United States District Court, W.D. Virginia, Charlottesville Division
Cynthia B. Scott, ET AL., Plaintiffs,
Harold W. Clarke, ET AL., Defendants.
FINDINGS OF FACT AND CONCLUSIONS OF LAW
K. MOON SENIOR UNITED STATES DISTRICT JUDGE.
an Eighth Amendment class action concerning the long-term
failure to provide adequate medical care to inmates at the
Fluvanna (Va.) Correctional Center for Women (FCCW). FCCW is
Virginia's primary women's medical prison. The
present defendants are officials employed by the Virginia
Department of Corrections (VDOC).
years of litigation, the parties reached a detailed
settlement agreement (“Settlement Agreement” or
“the agreement”) to provide for constitutionally
adequate medical care at FCCW. On the parties' request,
the Court preliminarily approved the Settlement Agreement. In
February 2016, the Court entered a final judgment order that
conclusively approved the agreement, declared it operative,
and retained jurisdiction to enforce it. The agreement
September 5, 2017, Plaintiffs moved to hold Defendants in
contempt. The Court permitted extensive discovery. A one-week
trial was held in June 2018. The parties provided substantial
post-trial argument, as well as proposed findings of fact and
conclusions of law. The Court finds that, in some respects,
Defendants have breached the Settlement Agreement. The Court
will therefore enforce its terms, although not through
prove civil contempt, a party must show: (1) a valid decree
exists that the alleged contemnor has knowledge of; (2) the
decree was in the movant's favor; (3) the alleged
contemnor violated the decree and knew it was doing so, and;
(4) the movant was harmed as a result. Ashcraft v.
Conoco, Inc., 218 F.3d 288, 301 (4th Cir. 2000).
courts “have inherent authority, deriving from their
equity power, to enforce settlement agreements.”
Hensley v. Alcon Labs., Inc., 277 F.3d 535, 540 (4th
Cir. 2002). To enforce an agreement, a court must first
conclude “that a complete agreement has been reached
and determine the terms and conditions of that
agreement.” Id. If the court finds those
preconditions satisfied, it may reach the merits and
“draw upon standard contract principles” in
enforcing the agreement. Id. at 540-41; Bradley
v. Am. Household, Inc., 378 F.3d 373, 380 (4th Cir.
filed the underlying lawsuit in 2012. (Dkt. 1). Various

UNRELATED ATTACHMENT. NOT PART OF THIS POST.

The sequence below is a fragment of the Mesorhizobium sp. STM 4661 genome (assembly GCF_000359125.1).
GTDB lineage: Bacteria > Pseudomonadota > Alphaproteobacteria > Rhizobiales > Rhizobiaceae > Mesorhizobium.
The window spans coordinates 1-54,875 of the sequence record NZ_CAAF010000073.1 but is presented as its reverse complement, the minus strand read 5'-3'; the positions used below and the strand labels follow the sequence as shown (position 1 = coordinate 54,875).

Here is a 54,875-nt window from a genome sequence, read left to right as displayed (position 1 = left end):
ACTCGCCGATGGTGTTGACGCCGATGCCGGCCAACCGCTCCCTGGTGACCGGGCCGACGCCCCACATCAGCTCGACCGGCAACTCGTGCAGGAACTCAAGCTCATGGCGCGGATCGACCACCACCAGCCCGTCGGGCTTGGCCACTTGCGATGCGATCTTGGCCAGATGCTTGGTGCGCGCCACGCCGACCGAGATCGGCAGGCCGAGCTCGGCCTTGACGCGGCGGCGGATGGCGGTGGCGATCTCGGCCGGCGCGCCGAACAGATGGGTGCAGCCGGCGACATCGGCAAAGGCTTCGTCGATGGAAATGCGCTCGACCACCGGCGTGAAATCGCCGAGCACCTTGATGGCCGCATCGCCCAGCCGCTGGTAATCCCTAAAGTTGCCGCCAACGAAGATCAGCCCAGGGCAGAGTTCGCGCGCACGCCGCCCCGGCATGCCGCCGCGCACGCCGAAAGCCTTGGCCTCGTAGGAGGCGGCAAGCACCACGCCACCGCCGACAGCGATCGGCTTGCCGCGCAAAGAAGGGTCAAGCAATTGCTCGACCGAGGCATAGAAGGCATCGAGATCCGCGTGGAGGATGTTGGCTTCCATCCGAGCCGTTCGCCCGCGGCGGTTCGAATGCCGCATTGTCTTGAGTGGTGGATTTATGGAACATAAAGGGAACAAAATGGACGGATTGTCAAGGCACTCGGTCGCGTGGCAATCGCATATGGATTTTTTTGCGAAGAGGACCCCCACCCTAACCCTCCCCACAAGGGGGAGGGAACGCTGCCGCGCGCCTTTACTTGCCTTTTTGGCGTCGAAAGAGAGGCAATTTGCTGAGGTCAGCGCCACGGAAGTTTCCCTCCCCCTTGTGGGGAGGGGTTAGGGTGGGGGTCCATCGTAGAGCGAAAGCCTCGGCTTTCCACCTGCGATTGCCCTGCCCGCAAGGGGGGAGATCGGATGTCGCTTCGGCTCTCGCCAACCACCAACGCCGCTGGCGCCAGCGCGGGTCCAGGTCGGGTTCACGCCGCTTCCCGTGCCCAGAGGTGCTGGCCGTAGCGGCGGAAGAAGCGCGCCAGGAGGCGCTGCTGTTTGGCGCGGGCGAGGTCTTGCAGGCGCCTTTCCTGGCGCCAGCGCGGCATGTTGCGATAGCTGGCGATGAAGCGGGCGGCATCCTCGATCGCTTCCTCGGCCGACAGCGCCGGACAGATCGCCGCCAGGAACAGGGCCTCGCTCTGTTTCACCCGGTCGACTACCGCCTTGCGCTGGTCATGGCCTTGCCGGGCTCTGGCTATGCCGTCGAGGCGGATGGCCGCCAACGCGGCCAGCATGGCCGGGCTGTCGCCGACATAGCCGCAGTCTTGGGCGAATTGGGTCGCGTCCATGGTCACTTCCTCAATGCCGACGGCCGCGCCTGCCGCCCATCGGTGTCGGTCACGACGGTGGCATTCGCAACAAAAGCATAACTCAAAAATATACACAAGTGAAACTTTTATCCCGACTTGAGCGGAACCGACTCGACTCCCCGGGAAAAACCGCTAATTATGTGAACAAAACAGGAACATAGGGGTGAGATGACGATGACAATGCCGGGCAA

portions of their complaint survived dispositive motion
practice. (See generally dkts. 33, 34, 84, 85, 201,
202). The Court also certified a class of inmates seeking
medical treatment at FCCW. (Dkts. 188, 189). After two years
of litigation and days before a scheduled bench trial, the
parties reached a settlement in principle. (Dkts. 203, 204).
They spent the next ten months hashing out the details.
September 15, 2015, the parties jointly filed what the docket
reflects as a “consent motion to approve consent
judgment.” (Dkt. 220). The substance of the filing,
however, referred to “preliminary approval of the
settlement.” (Id. at 1). Attached to the brief
in support of that motion was Exhibit 1, filed as a 27-page
“settlement agreement, ” (dkt. 221-1 at 1, 3),
along with appendices. In a section entitled
“ENFORCEMENT, ” the Settlement
Agreement provided that the Court “shall retain
jurisdiction over the Parties for the purposes of ensuring
the implementation of this Settlement Agreement and shall
preside over such further proceedings as may be necessary or
appropriate to enforce its terms and conditions.”
(Id. at 23).
attached to the brief was a proposed consent order granting
preliminary approval of the settlement. (Dkt. 221-3). The
Court entered the order in substantially similar form to the
proposal. (Dkt. 222). The preliminary approval order
provided, among other things, that the Court “shall
have continuing jurisdiction, during the term of this
Settlement Agreement, to enforce the Agreement's terms,
and to enforce the Final Judgment.” (Id. at
notice to the class, the Court held a fairness hearing where
it received testimony about the propriety of the proposed
Settlement Agreement, heard comments from objectors, and
entertained oral argument. (Dkt. 242). Plaintiffs
subsequently filed-with Defendants' approval-proposed
findings of fact and conclusions of law urging final approval
of the settlement. (Dkts. 255, 259). The parties also
submitted a stipulated proposed final order that would (1)
approve the Settlement Agreement, (2) declare the Settlement
Agreement implemented as of the date of the final order, and
(3) retain jurisdiction with the Court to ensure
implementation of the Settlement Agreement and the
Court's power to preside over “such further